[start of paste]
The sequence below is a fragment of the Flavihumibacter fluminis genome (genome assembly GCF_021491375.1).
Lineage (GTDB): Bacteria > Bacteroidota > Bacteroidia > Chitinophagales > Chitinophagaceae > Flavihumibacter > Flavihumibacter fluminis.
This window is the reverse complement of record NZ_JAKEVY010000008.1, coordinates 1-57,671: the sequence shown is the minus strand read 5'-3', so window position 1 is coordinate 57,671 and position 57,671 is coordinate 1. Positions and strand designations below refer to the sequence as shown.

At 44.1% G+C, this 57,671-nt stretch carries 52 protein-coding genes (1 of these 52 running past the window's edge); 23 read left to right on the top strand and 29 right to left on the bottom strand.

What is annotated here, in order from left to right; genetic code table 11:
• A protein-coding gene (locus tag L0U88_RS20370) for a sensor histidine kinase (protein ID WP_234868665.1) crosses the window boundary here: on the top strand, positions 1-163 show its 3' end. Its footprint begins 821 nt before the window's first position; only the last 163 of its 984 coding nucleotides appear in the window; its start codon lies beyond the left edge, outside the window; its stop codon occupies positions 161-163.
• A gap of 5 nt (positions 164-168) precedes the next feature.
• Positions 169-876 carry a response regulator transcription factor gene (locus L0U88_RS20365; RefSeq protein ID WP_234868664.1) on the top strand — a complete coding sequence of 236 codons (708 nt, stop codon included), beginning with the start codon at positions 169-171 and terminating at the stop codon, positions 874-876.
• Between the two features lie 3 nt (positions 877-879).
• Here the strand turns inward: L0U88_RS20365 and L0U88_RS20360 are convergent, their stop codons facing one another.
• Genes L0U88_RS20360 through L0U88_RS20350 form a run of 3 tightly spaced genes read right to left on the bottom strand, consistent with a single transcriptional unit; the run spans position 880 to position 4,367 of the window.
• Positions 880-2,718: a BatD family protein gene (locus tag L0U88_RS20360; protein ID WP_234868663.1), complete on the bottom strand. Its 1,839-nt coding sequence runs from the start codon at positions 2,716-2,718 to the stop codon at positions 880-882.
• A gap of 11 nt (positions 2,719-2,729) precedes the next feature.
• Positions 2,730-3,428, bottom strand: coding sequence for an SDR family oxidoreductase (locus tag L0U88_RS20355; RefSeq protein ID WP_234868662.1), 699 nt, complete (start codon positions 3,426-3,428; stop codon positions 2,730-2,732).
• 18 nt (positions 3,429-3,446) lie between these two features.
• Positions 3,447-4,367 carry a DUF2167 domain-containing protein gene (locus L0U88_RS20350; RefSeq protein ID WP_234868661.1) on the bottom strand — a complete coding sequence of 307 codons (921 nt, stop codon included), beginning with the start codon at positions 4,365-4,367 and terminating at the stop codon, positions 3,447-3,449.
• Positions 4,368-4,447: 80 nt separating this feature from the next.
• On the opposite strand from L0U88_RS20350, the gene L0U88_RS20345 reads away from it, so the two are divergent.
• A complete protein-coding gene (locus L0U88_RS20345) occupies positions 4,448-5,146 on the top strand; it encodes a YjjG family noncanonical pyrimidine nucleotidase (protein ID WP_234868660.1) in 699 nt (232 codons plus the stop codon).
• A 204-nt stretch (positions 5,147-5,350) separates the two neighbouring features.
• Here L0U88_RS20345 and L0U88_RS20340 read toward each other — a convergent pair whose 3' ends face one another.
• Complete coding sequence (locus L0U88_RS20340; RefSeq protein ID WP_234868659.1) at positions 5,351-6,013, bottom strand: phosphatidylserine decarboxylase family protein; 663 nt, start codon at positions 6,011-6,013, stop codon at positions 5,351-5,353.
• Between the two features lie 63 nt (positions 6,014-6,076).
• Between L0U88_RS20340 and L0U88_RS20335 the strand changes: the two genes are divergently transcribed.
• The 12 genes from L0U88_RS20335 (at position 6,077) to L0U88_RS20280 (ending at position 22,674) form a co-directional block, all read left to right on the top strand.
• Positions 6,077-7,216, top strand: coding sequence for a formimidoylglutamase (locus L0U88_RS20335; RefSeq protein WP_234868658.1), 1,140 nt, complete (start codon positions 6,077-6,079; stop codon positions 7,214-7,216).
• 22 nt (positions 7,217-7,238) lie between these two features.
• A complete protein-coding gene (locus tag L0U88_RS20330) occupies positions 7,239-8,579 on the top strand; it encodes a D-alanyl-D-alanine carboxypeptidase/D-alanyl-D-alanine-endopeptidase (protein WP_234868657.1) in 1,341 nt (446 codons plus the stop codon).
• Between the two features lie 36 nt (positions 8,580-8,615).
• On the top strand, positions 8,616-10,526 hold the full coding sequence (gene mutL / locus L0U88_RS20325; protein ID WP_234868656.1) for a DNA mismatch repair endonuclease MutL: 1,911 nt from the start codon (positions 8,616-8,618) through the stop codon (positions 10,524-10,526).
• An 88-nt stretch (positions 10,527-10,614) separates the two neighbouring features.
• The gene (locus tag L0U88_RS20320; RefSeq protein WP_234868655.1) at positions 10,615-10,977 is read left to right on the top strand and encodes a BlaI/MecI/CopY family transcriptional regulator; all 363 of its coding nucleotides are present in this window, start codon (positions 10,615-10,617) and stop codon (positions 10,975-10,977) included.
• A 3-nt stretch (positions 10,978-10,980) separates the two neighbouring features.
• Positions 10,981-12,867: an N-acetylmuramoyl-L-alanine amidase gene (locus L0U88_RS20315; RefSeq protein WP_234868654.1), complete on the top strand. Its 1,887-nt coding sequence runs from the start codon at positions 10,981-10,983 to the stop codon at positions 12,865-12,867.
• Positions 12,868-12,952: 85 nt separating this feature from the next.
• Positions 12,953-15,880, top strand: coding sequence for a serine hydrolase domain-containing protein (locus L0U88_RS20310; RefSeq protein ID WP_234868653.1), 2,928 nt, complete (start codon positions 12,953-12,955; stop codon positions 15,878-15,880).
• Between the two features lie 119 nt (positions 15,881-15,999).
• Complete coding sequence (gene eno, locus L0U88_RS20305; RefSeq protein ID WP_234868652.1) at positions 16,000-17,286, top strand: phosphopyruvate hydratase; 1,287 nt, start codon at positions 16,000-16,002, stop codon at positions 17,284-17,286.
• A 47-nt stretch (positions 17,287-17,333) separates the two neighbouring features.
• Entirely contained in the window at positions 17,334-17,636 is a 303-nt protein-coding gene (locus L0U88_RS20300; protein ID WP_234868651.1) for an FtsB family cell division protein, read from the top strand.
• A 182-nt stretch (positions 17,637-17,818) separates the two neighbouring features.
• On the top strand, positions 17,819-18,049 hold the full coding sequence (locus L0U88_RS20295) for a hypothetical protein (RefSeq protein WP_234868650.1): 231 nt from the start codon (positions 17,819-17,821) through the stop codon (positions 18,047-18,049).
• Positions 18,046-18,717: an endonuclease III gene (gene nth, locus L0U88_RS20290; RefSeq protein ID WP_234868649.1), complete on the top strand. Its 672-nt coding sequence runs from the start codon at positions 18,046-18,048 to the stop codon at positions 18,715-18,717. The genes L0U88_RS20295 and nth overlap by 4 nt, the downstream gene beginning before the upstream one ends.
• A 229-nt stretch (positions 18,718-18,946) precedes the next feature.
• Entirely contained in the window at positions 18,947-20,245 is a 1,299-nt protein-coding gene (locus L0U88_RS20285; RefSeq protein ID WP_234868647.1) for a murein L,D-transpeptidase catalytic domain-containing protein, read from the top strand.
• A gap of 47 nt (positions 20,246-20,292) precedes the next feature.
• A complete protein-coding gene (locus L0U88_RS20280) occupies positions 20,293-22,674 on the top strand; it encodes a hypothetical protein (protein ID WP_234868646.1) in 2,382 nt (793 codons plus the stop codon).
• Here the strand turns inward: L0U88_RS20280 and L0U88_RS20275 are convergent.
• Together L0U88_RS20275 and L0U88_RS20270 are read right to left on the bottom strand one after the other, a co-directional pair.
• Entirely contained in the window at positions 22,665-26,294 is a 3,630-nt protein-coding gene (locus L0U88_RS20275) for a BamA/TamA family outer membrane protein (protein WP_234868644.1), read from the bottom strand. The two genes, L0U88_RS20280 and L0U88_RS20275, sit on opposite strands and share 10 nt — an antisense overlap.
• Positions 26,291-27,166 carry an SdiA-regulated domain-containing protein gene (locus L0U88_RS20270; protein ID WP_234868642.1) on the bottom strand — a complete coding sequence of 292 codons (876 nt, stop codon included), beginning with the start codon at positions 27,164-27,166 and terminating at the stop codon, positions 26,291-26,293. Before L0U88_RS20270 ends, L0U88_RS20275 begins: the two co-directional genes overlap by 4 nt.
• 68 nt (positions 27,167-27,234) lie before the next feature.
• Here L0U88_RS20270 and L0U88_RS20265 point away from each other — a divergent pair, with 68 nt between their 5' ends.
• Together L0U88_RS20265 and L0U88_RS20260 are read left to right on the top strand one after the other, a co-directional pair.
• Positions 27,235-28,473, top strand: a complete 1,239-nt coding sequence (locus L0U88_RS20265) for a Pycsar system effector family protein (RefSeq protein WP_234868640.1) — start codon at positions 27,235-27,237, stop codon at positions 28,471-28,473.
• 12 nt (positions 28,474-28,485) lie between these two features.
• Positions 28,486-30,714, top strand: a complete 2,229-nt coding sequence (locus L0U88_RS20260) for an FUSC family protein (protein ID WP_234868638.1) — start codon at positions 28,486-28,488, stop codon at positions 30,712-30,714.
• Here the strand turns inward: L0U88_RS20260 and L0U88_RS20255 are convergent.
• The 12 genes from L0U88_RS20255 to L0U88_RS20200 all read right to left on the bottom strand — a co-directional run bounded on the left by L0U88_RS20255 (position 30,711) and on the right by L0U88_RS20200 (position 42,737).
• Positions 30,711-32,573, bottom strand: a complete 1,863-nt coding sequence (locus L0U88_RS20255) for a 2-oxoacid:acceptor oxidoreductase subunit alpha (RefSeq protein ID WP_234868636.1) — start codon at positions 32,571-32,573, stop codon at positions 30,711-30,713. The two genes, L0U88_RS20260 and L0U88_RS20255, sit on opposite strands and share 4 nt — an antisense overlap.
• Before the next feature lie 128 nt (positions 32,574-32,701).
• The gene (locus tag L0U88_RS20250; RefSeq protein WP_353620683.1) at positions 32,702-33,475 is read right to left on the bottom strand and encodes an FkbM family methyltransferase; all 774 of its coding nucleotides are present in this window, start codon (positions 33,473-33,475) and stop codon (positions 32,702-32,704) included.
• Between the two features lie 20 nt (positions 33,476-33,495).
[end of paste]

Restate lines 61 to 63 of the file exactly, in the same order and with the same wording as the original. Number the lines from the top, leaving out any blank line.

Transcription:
• Before the next feature lie 128 nt (positions 32,574-32,701).
• The gene (locus tag L0U88_RS20250; RefSeq protein WP_353620683.1) at positions 32,702-33,475 is read right to left on the bottom strand and encodes an FkbM family methyltransferase; all 774 of its coding nucleotides are present in this window, start codon (positions 33,473-33,475) and stop codon (positions 32,702-32,704) included.
• Between the two features lie 20 nt (positions 33,476-33,495).